Teachers protest planned education policy nationwide

Last updated 08:14 05/09/2014
Parata protest
Maarten Holl
STAND FOR YOUR KIDS: Teachers protest National's Investing in Educational Success policy which would institute 'lead' teachers and principals.

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Teachers around the country are taking to the streets to protest the Government's flagship education policy.

Support staff and teachers from the country's biggest union, NZEI, are marching on MPs' offices around the country calling for $359 million of funding for the Investing in Educational Success (IES) to be spent on kids' needs first.

The optional IES would include schools collaborating in communities, new teaching and leadership roles and a teacher-led innovation fund.

The union last month walked away from negotiations with the Government. The move could potentially scupper their plans to introduce lead teachers and principals.

More than 100 teachers were outside the Education Minister's office in Porirua this morning calling for a stop to the Government's flagship education policy.

Protesters are getting plenty of toots of support while holding up placards including 'IES is a Hekia mess' this morning.

Education Minister Hekia Parata, a National list MP and candidate for the Mana electorate, is not at her office.

She is on the campaign trail with the prime minister in New Plymouth.

Primary school teacher Krystyna Wishnowsky said she had come to Parata's office because she teaches in the electorate and wants the Minister to listen.

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"There are thousands of teachers around the country signing letters this morning saying they have no confidence in the direction the policy is going, which they're giving to their local MPs," Wishnowsky said.

She said smaller class sizes and more support for teachers would be a better use of the money.

"The last time we came out in numbers like this was to protest against Hekia's move to increase class sizes, which we got a u-turn on."

Meanwhile, Hamilton primary teachers and support staff took their placards to National MP offices on both sides of the Waikato River this morning to show their concern.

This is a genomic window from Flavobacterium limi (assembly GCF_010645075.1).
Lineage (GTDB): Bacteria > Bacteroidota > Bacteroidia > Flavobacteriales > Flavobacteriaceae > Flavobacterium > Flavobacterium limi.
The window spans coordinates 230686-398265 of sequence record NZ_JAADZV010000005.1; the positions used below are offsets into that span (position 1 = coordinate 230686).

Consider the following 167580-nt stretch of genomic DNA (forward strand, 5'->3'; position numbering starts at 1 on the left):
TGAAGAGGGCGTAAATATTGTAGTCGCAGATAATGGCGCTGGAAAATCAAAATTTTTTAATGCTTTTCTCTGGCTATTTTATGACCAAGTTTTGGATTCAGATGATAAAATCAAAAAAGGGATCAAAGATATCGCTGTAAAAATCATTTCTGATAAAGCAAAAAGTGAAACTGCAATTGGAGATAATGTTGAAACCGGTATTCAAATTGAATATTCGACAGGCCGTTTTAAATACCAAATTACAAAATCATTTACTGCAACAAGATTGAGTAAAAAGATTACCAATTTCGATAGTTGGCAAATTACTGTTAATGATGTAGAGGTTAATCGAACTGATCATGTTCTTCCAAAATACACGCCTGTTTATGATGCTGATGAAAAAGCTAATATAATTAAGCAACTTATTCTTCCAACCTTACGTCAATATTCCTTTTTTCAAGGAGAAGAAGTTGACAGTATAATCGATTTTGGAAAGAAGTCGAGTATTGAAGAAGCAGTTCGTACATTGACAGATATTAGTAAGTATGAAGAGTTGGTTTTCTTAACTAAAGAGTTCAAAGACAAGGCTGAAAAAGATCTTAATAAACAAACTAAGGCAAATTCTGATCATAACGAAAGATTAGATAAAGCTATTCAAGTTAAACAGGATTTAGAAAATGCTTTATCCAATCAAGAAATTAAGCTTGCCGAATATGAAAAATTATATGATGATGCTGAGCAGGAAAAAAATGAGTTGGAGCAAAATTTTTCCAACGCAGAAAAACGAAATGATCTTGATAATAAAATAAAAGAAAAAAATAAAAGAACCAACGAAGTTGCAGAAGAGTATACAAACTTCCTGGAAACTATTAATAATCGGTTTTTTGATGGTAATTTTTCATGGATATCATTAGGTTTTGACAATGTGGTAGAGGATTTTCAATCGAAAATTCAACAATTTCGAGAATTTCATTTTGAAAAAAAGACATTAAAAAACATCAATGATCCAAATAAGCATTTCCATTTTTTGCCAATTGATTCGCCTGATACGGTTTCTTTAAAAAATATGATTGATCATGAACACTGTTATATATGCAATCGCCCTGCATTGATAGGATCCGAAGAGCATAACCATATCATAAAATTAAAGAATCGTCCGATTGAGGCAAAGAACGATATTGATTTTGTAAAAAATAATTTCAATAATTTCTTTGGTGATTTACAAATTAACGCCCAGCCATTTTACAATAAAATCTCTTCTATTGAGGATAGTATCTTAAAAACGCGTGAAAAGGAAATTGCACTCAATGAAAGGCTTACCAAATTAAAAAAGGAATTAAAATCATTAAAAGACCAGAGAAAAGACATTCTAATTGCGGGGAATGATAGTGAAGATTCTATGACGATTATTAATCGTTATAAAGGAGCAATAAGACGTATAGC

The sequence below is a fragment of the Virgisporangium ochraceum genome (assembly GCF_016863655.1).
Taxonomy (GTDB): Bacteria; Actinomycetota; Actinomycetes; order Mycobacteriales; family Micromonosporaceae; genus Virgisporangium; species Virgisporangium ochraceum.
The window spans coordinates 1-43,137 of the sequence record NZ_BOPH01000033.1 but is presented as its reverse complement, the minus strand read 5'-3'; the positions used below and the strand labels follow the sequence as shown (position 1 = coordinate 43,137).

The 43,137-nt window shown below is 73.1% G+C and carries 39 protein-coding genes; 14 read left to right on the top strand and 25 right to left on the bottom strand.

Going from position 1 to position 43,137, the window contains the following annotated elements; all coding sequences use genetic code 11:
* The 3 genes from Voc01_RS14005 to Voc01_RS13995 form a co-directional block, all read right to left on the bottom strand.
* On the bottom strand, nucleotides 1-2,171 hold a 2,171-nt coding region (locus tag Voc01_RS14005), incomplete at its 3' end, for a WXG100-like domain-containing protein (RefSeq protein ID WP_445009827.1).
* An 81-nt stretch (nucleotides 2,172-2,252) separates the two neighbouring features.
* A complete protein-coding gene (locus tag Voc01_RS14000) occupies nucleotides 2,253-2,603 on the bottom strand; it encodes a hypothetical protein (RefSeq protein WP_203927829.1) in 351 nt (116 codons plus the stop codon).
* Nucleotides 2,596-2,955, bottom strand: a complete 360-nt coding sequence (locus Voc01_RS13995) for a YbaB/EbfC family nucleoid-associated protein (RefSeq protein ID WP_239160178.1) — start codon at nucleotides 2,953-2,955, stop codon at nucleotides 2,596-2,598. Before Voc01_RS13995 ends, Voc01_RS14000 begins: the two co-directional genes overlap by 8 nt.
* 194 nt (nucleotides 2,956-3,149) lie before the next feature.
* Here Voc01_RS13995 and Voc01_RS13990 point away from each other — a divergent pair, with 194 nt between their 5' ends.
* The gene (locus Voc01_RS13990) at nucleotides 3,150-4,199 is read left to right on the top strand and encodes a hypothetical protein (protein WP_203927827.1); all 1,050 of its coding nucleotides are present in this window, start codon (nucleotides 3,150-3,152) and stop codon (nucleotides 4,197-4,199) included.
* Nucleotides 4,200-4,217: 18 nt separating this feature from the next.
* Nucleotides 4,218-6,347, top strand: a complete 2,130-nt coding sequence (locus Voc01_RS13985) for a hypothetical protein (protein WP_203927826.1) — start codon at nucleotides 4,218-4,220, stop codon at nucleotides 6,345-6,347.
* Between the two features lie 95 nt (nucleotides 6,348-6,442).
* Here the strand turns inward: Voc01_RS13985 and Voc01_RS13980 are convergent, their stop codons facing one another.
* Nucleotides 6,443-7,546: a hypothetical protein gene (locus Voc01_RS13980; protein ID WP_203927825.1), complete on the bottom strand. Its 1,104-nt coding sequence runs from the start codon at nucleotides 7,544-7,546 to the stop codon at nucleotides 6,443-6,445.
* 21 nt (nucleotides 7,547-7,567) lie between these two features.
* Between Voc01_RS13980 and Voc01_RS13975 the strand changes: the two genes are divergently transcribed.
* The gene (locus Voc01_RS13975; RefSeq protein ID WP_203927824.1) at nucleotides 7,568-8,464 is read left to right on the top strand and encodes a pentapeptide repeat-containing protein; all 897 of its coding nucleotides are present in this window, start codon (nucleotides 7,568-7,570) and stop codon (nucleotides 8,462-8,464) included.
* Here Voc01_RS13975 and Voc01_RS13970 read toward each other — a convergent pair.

Some placards suggested different titles, like Idiotic Education Scheme.

One of about 30 protesters outside Hamilton East MP David Bennett's office was chair of the Waikato NZEI principals council Steve Ostermann said teachers were really concerned about the policy.

"They don't believe it's the best use of the $359 million," he said.

"This [policy] could have been such a winner ... if we had been asked."

The union members thought the money would be better spent on areas like children with special needs and smaller class sizes. There had also been a lack of meaningful consultation, members said.

Bennett, who was not in the office during the protest, said NZEI had withdrawn from discussions, which made meaningful consultation difficult.

A huge range of suggestions had been made about how the money could be spent, Bennett said.

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"There's always going to be differing opinions on where that money should be spent. And that's just the nature of having a big sector."

He was confident about results from IES and said it was a shame there hadn't been sector buy-in in some cases.

A crowd of about 30 more teachers, support staff and parents also gathered in front of Hamilton West MP Tim Macindoe's office.

About 70 people were protesting outside Invercargill MP Eric Roy's office this morning.

Concerned Otatara School teacher and NZEI spokeswoman Anna Rowe-Dean said the Government's policy would see 93 per cent of the $359 million paid in salaries for teachers and principals, and would just add another management tier to schools.

In reality, schools needed smaller class sizes, more funding, and more resources, she said.

The Government had claimed they wanted to improve student achievement and collaborative working, but teachers were already working to strengthen collaborative efforts, Rowe-Dean said.

"We want the money to go to frontline services."

Roy was handed dozens of letters signed by concerned teachers during the protest.

"I accept their argument, but I don't think it's as simple as what they've proposed," he said.

National's policy of rewarding good teachers with pay rises would mean teachers could remain in a teaching position, but not have their careers capped.

"It's not just about class sizes ... the best teacher's we've got can only get so far before they have to become a non-teacher," he said.

"We obviously disagree but I will carry the message [to Government]."

Roy would scan a copy of the letters through to Education Minister Hekia Parata's office, he said. 

- The Dominion Post


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